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Is it possible to schedule a single php function to run at a specific time in the future using the Unix 'at' command? If so how would this be done?

Also is this the best way to handle scheduling a single function to run at a later date?

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up vote 5 down vote accepted

Sure, you can use at or cron, and pass the -R flag to PHP to execute the command line:

# Run phpinfo() at 12:30...
echo php -R 'phpinfo();' | at 12:30

Or it is perhaps better to call a file which may contain multiple commands

echo 'php /path/to/yourfile.php' | at 12:30
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What about a function that I created? Is there any way to have that called, or can it only be standard php functions? Are variables set in the script that calls the above available to the function when it is run later? – Rhodesian Hunter Feb 27 '12 at 19:30
@RhodesianHunter To execute your own function, you would need to include the file then call it. At that point you're much better off just to execute a file that defines and executes your function. To make values available later, you would need to write them to a database or text file, since there would be no persistence between calls. – Michael Berkowski Feb 27 '12 at 19:43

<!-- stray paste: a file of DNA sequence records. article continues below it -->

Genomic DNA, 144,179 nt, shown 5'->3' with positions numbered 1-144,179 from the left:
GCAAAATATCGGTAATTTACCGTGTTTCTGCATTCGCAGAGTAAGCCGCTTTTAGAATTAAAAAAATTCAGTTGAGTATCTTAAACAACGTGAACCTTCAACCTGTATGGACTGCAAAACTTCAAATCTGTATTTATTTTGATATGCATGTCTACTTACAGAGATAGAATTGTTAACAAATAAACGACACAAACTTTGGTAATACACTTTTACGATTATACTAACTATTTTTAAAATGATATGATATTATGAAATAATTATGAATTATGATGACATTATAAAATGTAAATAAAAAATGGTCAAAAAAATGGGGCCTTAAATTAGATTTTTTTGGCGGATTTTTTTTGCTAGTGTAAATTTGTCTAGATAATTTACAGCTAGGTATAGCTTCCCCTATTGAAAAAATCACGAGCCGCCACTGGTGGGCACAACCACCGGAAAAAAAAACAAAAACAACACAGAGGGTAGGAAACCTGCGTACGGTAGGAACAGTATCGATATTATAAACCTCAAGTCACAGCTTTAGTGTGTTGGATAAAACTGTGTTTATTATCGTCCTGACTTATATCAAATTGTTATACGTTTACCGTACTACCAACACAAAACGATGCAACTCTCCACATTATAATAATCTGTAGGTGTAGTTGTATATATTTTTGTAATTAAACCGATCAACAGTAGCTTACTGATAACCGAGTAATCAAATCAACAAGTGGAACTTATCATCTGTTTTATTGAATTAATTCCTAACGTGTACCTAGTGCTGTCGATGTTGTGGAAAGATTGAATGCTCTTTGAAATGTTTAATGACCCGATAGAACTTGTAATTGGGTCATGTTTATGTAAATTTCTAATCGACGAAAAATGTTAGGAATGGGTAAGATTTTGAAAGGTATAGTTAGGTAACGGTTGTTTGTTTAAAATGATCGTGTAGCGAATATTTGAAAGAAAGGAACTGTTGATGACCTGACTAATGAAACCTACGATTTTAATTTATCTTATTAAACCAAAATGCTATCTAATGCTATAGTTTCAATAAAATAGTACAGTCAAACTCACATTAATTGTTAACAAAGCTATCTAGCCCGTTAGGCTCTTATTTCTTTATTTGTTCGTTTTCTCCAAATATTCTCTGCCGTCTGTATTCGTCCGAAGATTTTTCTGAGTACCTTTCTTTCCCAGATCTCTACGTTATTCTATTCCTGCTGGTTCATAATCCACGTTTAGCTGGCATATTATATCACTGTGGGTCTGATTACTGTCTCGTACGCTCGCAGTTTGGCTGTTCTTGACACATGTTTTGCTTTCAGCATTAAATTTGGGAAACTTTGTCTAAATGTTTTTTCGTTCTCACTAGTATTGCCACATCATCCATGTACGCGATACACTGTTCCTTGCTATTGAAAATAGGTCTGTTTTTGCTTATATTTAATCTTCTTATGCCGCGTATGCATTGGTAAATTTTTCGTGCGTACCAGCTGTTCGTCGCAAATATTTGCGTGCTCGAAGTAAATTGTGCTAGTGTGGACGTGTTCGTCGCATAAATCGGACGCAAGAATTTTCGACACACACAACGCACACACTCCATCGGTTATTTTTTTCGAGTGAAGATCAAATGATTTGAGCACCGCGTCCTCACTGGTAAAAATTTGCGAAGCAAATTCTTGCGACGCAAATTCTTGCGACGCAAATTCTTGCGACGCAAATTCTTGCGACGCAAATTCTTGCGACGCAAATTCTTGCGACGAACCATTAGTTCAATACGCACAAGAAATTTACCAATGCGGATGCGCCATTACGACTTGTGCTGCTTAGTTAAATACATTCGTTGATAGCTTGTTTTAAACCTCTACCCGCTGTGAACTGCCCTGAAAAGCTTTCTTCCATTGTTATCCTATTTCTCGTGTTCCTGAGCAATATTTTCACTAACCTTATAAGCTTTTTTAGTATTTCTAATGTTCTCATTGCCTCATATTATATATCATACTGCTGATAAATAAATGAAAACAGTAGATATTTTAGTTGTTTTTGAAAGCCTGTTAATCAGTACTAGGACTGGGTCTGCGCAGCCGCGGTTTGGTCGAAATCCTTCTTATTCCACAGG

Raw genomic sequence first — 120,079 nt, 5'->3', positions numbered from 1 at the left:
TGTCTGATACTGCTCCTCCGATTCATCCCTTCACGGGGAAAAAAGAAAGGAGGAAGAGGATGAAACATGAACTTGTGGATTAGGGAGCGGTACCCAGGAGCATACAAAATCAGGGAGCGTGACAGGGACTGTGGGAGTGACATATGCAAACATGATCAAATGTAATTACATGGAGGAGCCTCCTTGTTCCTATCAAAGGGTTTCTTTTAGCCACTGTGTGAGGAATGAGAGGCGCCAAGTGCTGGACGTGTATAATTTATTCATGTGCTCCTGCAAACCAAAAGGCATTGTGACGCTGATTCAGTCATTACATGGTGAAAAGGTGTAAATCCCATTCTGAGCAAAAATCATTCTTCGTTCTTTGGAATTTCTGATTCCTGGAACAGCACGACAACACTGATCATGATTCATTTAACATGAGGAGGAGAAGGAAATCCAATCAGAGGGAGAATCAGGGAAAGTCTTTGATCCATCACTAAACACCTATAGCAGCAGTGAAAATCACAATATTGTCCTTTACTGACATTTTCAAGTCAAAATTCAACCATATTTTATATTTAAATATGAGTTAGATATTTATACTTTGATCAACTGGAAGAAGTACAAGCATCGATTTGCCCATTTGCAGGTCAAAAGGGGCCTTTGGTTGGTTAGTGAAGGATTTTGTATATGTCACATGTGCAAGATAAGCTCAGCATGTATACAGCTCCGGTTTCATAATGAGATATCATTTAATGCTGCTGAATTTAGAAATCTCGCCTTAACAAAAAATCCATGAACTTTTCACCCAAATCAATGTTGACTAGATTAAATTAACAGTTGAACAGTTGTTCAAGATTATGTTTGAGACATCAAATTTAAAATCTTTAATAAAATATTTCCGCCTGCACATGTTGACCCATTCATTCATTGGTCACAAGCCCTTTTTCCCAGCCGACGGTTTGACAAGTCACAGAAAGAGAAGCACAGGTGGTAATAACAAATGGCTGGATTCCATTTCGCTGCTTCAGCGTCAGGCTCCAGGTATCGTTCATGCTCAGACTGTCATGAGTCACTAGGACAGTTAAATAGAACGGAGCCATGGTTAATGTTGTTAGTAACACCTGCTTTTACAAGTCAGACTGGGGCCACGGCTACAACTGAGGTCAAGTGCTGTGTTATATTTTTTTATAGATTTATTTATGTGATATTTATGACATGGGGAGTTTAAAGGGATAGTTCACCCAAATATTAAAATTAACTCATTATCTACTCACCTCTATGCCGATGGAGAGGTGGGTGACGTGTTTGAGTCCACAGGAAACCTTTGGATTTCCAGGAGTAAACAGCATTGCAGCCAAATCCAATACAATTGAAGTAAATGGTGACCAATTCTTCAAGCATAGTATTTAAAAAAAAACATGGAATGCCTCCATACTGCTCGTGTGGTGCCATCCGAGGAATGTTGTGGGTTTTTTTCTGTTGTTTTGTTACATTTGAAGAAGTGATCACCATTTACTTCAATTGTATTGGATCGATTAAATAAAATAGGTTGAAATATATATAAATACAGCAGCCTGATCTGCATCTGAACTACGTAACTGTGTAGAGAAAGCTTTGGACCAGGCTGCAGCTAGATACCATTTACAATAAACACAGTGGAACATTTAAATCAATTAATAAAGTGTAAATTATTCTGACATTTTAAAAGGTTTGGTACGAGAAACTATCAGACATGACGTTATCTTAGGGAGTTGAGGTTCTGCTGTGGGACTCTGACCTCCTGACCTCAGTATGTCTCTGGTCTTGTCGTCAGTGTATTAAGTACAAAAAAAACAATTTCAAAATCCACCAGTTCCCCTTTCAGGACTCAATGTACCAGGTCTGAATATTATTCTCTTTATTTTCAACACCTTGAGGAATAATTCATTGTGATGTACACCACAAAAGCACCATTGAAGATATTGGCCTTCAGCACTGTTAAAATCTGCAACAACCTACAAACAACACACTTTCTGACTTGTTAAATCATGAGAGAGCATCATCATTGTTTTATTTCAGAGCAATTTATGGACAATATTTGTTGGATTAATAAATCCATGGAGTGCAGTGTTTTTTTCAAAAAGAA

I was forgetting to write "echo" before the command that will execute my php file. Thank you! – cawecoy Jun 6 '13 at 19:14
@cawecoy Right - it would attempt to execute and push the output of the PHP file into at rather than the command to execute it, I suppose. – Michael Berkowski Jun 6 '13 at 19:18

if you want to run it from php script try using exec() function

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To do that a PHP script would need to be persistent inside the PHP interpreter for some long interval of time.

The best you could do would be to use something like exec to create the unix command you's use and then call the php command line version to make it work. Look at Scheduling php scripts for more information.

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